Dispute between Dunlop and Goodyear highlights importance of maintaining control over use of marks


– Dispute between Dunlop and Goodyear over use and registration of DUNLOP and ‘flying D’ device mark

– Use by Goodyear Australia was under control of registered owner, Goodyear US

– Goodyear Australia’s use of marks constituted use for purposes of defending non-use action

The dispute in Dunlop Aircraft Tyres Limited v The Goodyear Tire & Rubber Company ([2018] FCA 1014, 11 July 2018) concerned the use and registration of DUNLOP and the ‘flying D’ device in Australia:


The owner of trademark registrations for DUNLOP and ‘flying D’ device in Australia is Goodyear Tire & Rubber Company (‘Goodyear US’), which has a wholly-owned Australian subsidiary, Goodyear & Dunlop Tyres (Aust) Pty Limited (‘Goodyear Australia’). Dunlop Aircraft Tyres Limited (‘DATL’) produces and sells aircraft tyres using the DUNLOP and ‘flying D’ device trademarks in the United Kingdom. It owns registrations and sells those products in numerous countries, but is not the owner in Australia.

The matter has a long history going back to the 1890s, when the UK company Dunlop Holdings Limited (‘Dunlop Holdings’) established a tyre distribution outlet in Melbourne, Australia. In 1899 Dunlop Holdings sold its Australian tyre business to Dunlop Pneumatic Tyre Company Co of Australasia (‘Dunlop Australia’), which registered the DUNLOP trademark in 1910. In 1920 Ansell was incorporated and took over Dunlop Australia’s tyre business.

Prior to the 1930s, Ansell imported aircraft tyres bearing the DUNLOP mark from Dunlop Holdings and in the early 1930s established a manufacturing facility. It then commenced manufacturing tyres, including aircraft tyres, branded with the DUNLOP mark, and later the ‘flying D’ device. It continued to import some models of tyres from Dunlop Holdings. In 1953 Ansell started providing retreading services for aircraft and other tyres at its premises in Essendon, Victoria. In 1965 the ‘flying D’ device was registered by Ansell in Australia in respect of all rubber goods in Class 12.

In 1987 a partnership known as South Pacific Star Tyres (‘SPT’) was formed between a subsidiary of Ansell and Goodyear Tyres Pty Limited (a subsidiary of Goodyear US). Around 1987, Ansell ceased manufacturing aircraft tyres in Australia, but SPT continued to market and sell DUNLOP and ‘flying D’ device-branded aircraft tyres purchased from Dunlop Holdings and later DATL.

In 2006 Goodyear US purchased Ansell’s interest in SPT and the Australian registered marks were assigned from Ansell to Goodyear US. In February 2009, the retreading facility in Essendon was closed and Goodyear Australia began shipping tyres offshore for retreading at Goodyear Thailand.

On 1 January 2012 Goodyear US and Goodyear Australia entered in a licence agreement pursuant to which Goodyear Australia was granted a non-exclusive non-transferrable licence to use the registered trademarks on and in connection with the manufacture, marketing and sale of products and services in Australia.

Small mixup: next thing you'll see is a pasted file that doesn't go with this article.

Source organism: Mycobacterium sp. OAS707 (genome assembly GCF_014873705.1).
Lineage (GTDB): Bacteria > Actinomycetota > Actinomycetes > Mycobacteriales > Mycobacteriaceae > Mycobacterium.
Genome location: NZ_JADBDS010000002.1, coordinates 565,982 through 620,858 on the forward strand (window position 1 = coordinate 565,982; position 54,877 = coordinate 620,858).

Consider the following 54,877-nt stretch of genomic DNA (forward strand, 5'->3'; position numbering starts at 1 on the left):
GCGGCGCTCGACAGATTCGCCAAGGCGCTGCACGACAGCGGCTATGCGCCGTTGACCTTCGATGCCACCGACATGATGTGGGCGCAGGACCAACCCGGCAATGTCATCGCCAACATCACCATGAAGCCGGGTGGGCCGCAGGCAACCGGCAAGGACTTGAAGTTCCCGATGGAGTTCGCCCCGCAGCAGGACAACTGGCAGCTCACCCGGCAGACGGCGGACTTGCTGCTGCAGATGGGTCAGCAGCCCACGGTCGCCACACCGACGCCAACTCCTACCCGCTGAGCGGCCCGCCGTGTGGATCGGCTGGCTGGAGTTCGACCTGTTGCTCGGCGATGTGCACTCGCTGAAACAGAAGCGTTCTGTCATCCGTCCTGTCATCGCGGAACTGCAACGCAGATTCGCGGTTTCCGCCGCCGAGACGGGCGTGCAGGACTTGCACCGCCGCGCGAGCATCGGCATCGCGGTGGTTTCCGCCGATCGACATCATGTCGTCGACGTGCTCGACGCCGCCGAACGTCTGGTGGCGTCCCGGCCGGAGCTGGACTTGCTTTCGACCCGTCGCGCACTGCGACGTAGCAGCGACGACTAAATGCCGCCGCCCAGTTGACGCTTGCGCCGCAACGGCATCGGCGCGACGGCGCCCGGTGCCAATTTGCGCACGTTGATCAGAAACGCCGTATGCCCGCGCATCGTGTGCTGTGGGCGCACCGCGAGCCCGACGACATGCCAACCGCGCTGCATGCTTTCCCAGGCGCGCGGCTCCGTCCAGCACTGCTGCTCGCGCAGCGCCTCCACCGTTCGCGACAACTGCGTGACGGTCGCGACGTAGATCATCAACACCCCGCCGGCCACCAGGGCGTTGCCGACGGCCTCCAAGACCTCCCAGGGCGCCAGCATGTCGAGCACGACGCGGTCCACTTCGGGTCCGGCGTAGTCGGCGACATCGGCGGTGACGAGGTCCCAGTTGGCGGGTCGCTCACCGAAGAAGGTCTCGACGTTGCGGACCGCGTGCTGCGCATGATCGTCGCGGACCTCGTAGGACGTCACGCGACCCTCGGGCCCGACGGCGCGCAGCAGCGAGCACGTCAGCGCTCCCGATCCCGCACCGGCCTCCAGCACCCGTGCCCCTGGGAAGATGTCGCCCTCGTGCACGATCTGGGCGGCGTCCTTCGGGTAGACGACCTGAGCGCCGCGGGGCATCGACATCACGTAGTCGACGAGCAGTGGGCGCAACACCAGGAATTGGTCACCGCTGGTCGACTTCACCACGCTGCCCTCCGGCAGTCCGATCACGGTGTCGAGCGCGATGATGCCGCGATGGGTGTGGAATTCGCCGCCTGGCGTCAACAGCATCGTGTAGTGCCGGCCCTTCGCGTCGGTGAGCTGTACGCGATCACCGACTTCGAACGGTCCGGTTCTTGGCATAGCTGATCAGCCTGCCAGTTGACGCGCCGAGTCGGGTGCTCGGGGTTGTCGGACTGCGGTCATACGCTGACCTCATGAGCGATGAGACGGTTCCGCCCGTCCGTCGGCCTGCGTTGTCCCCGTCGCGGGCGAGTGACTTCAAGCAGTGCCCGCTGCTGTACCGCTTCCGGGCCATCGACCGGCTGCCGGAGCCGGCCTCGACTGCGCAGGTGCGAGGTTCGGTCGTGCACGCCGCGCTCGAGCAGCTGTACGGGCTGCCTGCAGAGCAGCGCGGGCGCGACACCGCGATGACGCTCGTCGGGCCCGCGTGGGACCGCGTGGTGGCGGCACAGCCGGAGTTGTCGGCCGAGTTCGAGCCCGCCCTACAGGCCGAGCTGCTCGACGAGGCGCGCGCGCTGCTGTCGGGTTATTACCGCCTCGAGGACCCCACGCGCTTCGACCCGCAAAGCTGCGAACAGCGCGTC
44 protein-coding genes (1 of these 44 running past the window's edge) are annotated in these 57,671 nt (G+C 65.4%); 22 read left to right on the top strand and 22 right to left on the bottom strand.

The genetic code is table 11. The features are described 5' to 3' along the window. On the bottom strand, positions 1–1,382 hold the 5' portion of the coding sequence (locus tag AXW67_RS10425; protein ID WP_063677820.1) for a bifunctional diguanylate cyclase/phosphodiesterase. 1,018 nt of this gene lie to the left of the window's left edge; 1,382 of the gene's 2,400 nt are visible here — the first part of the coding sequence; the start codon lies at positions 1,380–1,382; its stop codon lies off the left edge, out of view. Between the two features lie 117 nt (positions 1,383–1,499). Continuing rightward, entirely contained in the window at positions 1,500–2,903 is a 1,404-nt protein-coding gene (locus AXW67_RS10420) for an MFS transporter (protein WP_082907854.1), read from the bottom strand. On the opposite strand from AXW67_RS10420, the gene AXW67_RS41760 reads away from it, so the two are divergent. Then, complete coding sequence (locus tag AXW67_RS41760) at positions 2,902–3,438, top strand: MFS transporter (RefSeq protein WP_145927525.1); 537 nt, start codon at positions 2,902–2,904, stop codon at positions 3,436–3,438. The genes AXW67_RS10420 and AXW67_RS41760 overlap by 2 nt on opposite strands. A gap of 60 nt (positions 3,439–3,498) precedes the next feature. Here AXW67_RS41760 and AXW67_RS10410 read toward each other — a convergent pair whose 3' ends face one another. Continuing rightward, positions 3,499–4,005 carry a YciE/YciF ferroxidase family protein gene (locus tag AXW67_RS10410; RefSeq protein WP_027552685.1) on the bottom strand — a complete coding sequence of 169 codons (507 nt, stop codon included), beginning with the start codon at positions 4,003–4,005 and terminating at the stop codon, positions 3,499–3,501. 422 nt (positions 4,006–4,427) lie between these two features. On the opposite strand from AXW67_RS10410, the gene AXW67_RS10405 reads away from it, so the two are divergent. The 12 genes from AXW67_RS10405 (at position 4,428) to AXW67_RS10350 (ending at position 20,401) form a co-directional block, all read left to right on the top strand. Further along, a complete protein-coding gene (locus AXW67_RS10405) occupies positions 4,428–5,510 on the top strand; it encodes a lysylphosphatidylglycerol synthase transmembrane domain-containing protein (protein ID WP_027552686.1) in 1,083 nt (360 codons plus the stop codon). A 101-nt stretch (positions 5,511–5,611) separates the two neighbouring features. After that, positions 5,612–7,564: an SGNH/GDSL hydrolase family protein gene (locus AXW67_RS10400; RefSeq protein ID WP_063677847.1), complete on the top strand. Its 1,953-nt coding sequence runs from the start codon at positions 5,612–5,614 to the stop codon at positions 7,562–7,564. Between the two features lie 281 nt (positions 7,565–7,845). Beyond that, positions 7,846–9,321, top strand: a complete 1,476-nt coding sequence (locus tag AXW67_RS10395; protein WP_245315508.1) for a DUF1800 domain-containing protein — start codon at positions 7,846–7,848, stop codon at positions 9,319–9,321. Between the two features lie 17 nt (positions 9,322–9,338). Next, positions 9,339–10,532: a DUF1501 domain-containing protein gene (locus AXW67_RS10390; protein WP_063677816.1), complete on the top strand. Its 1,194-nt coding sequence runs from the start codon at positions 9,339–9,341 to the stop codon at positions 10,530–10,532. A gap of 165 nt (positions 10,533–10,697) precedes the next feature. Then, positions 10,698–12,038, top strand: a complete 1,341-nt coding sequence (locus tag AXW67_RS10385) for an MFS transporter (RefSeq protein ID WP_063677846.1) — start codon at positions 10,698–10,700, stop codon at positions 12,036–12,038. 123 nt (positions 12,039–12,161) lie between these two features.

Between January 2008 and March 2009, DATL communicated with Goodyear Australia seeking a licence to use DUNLOP and the ‘flying D’ device in Australia but no licence was granted.

DATL applied for registration of DUNLOP and ‘flying D’ device and was successful in securing acceptance on the basis of evidence of honest and concurrent use. An opposition to registration was upheld, principally on the basis that DATL was not the true owner of the trademark.

Federal Court decision

The issues before the Federal Court concerned:

1. whether the Australian registered trademarks should be removed from the register for non-use in respect of aircraft tyres and related goods and services;

2. whether the Australian registered trademarks should be cancelled in respect of aircraft tyres and retreading services;

3. whether DATL was entitled to register the DUNLOP and ‘flying D’ device marks, in respect of aircraft tyres and aircraft tyre retreading services; and

4. whether use of the DUNLOP and ‘flying D’ device trademarks by DATL infringed any Australian registrations.


The non-use issue turned upon whether Goodyear Australia’s sale of DATL’s products bearing the DUNLOP and ‘flying D’ device trademarks constituted use of those trademarks by Goodyear US.

Under Australian law, use of a registered trademark by a wholly-owned subsidiary of the owner is considered an authorised use of the trademark. However, there still needs to be actual control exercised by the registered owner.

In the present case, although Goodyear US did not itself exercise quality control over the goods that were being traded by the Australian company, given the relationship between the companies and the court’s finding that Goodyear US knew of and approved of Goodyear Australia’s activities, the judge (Nicholas J) found that the use by Goodyear Australia was under the control of the registered owner, Goodyear US.

Nicholas J then needed to decide whether that was trademark use by Goodyear Australia and found that, notwithstanding the fact that all control over production of the goods was exercised by DATL, Goodyear Australia used the trademarks in its dealings with those products, which constituted use for the purposes of defending the non-use action.

In relation to the issue of whether there was use in relation to retreading services, the goods were sent to
Goodyear Thailand to be retreaded and the GOODYEAR mark was affixed to the retreaded tyres.

Notwithstanding that, Goodyear also relied upon use of artwork (depicted below) on invoices and delivery dockets issued by Goodyear Australia to its customers in relation to the sale of new tyres and its retreading services: